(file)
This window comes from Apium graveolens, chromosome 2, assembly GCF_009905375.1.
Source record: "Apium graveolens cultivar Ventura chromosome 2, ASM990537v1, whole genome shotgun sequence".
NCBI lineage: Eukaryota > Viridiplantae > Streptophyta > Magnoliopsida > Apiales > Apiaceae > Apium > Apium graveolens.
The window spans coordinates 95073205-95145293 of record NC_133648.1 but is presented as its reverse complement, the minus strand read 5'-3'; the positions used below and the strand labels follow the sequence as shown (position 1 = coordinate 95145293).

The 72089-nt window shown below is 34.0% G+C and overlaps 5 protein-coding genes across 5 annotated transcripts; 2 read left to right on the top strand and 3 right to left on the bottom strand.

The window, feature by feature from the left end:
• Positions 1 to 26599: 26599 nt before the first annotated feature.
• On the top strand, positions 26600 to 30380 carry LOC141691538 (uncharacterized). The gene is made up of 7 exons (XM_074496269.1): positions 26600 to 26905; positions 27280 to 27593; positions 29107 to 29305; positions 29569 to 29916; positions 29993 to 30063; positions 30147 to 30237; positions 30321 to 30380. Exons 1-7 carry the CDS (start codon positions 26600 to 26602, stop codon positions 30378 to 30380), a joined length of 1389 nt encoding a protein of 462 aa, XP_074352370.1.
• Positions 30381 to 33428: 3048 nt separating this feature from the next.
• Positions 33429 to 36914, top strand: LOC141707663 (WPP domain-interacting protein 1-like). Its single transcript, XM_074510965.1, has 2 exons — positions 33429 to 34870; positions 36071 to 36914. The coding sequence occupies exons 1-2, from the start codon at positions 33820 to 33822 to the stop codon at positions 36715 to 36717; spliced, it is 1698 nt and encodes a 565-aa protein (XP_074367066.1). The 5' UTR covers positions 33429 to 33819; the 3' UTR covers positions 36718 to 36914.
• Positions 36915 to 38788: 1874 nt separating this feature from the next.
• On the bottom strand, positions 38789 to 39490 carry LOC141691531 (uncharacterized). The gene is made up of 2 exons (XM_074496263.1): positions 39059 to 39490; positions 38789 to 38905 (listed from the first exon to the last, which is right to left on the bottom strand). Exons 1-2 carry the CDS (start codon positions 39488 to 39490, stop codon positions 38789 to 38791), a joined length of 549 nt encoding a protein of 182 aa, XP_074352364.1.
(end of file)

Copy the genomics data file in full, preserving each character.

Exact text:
This window comes from Apium graveolens, chromosome 2, assembly GCF_009905375.1.
Source record: "Apium graveolens cultivar Ventura chromosome 2, ASM990537v1, whole genome shotgun sequence".
NCBI lineage: Eukaryota > Viridiplantae > Streptophyta > Magnoliopsida > Apiales > Apiaceae > Apium > Apium graveolens.
The window spans coordinates 95073205-95145293 of record NC_133648.1 but is presented as its reverse complement, the minus strand read 5'-3'; the positions used below and the strand labels follow the sequence as shown (position 1 = coordinate 95145293).

The 72089-nt window shown below is 34.0% G+C and overlaps 5 protein-coding genes across 5 annotated transcripts; 2 read left to right on the top strand and 3 right to left on the bottom strand.

The window, feature by feature from the left end:
• Positions 1 to 26599: 26599 nt before the first annotated feature.
• On the top strand, positions 26600 to 30380 carry LOC141691538 (uncharacterized). The gene is made up of 7 exons (XM_074496269.1): positions 26600 to 26905; positions 27280 to 27593; positions 29107 to 29305; positions 29569 to 29916; positions 29993 to 30063; positions 30147 to 30237; positions 30321 to 30380. Exons 1-7 carry the CDS (start codon positions 26600 to 26602, stop codon positions 30378 to 30380), a joined length of 1389 nt encoding a protein of 462 aa, XP_074352370.1.
• Positions 30381 to 33428: 3048 nt separating this feature from the next.
• Positions 33429 to 36914, top strand: LOC141707663 (WPP domain-interacting protein 1-like). Its single transcript, XM_074510965.1, has 2 exons — positions 33429 to 34870; positions 36071 to 36914. The coding sequence occupies exons 1-2, from the start codon at positions 33820 to 33822 to the stop codon at positions 36715 to 36717; spliced, it is 1698 nt and encodes a 565-aa protein (XP_074367066.1). The 5' UTR covers positions 33429 to 33819; the 3' UTR covers positions 36718 to 36914.
• Positions 36915 to 38788: 1874 nt separating this feature from the next.
• On the bottom strand, positions 38789 to 39490 carry LOC141691531 (uncharacterized). The gene is made up of 2 exons (XM_074496263.1): positions 39059 to 39490; positions 38789 to 38905 (listed from the first exon to the last, which is right to left on the bottom strand). Exons 1-2 carry the CDS (start codon positions 39488 to 39490, stop codon positions 38789 to 38791), a joined length of 549 nt encoding a protein of 182 aa, XP_074352364.1.